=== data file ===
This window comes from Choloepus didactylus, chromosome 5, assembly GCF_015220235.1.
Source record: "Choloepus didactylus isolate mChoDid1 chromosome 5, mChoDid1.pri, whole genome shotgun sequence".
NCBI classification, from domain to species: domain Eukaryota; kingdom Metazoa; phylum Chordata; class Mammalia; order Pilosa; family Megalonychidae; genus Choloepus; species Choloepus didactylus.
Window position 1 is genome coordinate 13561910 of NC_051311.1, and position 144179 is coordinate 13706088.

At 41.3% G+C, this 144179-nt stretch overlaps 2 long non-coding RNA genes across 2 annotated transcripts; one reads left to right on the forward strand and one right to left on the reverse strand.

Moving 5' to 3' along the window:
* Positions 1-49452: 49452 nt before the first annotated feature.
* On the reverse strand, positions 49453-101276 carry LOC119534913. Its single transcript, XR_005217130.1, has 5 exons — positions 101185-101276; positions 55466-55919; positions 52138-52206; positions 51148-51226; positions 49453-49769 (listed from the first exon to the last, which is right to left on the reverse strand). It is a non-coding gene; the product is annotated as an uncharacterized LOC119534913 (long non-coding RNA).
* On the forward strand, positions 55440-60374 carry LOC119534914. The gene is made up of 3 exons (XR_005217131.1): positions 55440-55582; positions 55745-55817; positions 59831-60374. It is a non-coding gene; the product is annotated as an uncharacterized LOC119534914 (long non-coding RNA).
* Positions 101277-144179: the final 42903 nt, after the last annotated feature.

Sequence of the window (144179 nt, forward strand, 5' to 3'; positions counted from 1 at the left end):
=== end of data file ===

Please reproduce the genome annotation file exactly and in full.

This window comes from Choloepus didactylus, chromosome 5, assembly GCF_015220235.1.
Source record: "Choloepus didactylus isolate mChoDid1 chromosome 5, mChoDid1.pri, whole genome shotgun sequence".
NCBI classification, from domain to species: domain Eukaryota; kingdom Metazoa; phylum Chordata; class Mammalia; order Pilosa; family Megalonychidae; genus Choloepus; species Choloepus didactylus.
Window position 1 is genome coordinate 13561910 of NC_051311.1, and position 144179 is coordinate 13706088.

At 41.3% G+C, this 144179-nt stretch overlaps 2 long non-coding RNA genes across 2 annotated transcripts; one reads left to right on the forward strand and one right to left on the reverse strand.

Moving 5' to 3' along the window:
* Positions 1-49452: 49452 nt before the first annotated feature.
* On the reverse strand, positions 49453-101276 carry LOC119534913. Its single transcript, XR_005217130.1, has 5 exons — positions 101185-101276; positions 55466-55919; positions 52138-52206; positions 51148-51226; positions 49453-49769 (listed from the first exon to the last, which is right to left on the reverse strand). It is a non-coding gene; the product is annotated as an uncharacterized LOC119534913 (long non-coding RNA).
* On the forward strand, positions 55440-60374 carry LOC119534914. The gene is made up of 3 exons (XR_005217131.1): positions 55440-55582; positions 55745-55817; positions 59831-60374. It is a non-coding gene; the product is annotated as an uncharacterized LOC119534914 (long non-coding RNA).
* Positions 101277-144179: the final 42903 nt, after the last annotated feature.

Sequence of the window (144179 nt, forward strand, 5' to 3'; positions counted from 1 at the left end):